• How can I accept what I can’t change?
Challenge – What Is My Next Challenge?

Make a commitment to step outside your comfort zone to grow. 

  • What is draining my energy? What is at stake if nothing changes? What will give me energy?
  • Where am I getting in my own way and how can I change that?
  • Where am I willing to try something different and take a chance? What new choice am I willing to commit to?
Embrace – What Can I Embrace as Possible?

The GRACE model concludes with an opportunity for you to invite your imagination into the conversation and for you to summon hope. 

  • What can I embrace as possible if I move in the direction of the best version of myself?
  • What new story would I like to tell about my life and where I’m headed?

Intentionally using the STOP Practice and the GRACE Trail, either as an individual or collectively as a veterinary team, can help the team develop resilience and build a culture of well-being.

Centering Exercise

Adapted from Presence-Based Leadership by Doug Silsbee

When we’re centered, we are alert, relaxed, and aware. It is an inner state where, regardless of what’s going on around us, we can be exercise choice.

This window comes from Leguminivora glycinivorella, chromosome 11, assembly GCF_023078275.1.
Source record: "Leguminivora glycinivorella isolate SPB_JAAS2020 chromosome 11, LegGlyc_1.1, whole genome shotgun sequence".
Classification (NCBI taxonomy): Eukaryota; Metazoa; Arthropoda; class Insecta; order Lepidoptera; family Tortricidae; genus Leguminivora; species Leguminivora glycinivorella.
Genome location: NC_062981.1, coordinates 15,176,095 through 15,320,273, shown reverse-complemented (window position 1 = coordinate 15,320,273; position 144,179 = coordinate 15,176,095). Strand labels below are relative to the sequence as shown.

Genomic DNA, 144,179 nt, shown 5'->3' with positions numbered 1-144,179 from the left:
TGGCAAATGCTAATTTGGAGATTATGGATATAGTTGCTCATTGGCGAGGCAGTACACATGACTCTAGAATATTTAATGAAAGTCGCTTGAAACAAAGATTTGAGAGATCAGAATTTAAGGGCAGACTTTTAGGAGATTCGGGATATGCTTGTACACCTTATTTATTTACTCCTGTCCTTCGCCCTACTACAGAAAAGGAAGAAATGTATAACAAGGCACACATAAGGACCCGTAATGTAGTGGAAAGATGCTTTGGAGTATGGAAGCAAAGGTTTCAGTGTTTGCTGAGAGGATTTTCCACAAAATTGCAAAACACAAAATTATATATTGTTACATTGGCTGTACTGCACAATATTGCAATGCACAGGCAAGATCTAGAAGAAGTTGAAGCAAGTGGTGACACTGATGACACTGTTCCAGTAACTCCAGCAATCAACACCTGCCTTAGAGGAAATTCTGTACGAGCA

In this exercise, we’ll explore the 3 dimensions common to any physical object. Please stand up. You may close your eyes if you’d like, or keep a soft, steady gaze straight ahead.

Start with length

Feel the weight of your body pressing down, all the way from your head down to your feet. Let your attention follow this downward pull, finding a sense of groundedness and solid support. 

At the same time, extend yourself up. Draw yourself up into the full length of your torso, so that your head and neck are aligned with your spine. Relax your jaw, neck and shoulders and extend your arms upward if you’re comfortable doing so. 

It is through this dimension of length that we access the felt experience of dignity, inherent value, and worth.

Now, focus on width

Breathe into your chest, feeling yourself taking up more space, more width. Bring your shoulders back. And if the space around you permits, feel free to extend your arms out to your left and to your right to whatever degree feels comfortable, palms facing forward. 

Let the left and right sides of your body sense the space on either side of you. Within that space, sense the presence of the other people in this room right now, all around you. Now extend that awareness to the significant people in your life (loved ones, colleagues, friends, your pets) who surround you and are essential parts of your support network.

It is through this dimension of width that we access the felt experience of belonging.

Now, let’s think about depth

Sense the space behind you. Feel the history, knowledge, skills, and experience that live in you, that have made you the only person that you could be. Acknowledge your unique strengths, gifts, and passion to make a difference. Also acknowledge and embrace your brokenness and shadow side as an integral part of who you are. Finally, acknowledge your wholeness, the fact that you are enough just as you are and that you have everything that you need.

It is through this dimension of width that we access the felt experience of fundamental sufficiency.